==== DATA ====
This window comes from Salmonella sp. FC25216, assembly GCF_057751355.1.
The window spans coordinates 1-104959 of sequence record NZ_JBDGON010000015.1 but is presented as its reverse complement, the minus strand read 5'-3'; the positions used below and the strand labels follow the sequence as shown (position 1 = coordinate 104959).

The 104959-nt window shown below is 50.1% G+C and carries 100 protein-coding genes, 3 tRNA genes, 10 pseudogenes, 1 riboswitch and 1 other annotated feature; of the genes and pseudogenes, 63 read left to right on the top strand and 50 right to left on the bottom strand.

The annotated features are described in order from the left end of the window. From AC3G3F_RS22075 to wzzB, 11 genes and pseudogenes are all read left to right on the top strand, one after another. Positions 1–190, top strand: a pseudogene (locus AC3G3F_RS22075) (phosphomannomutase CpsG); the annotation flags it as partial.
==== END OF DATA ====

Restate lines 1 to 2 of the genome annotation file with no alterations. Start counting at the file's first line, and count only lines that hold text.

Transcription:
This window comes from Salmonella sp. FC25216, assembly GCF_057751355.1.
The window spans coordinates 1-104959 of sequence record NZ_JBDGON010000015.1 but is presented as its reverse complement, the minus strand read 5'-3'; the positions used below and the strand labels follow the sequence as shown (position 1 = coordinate 104959).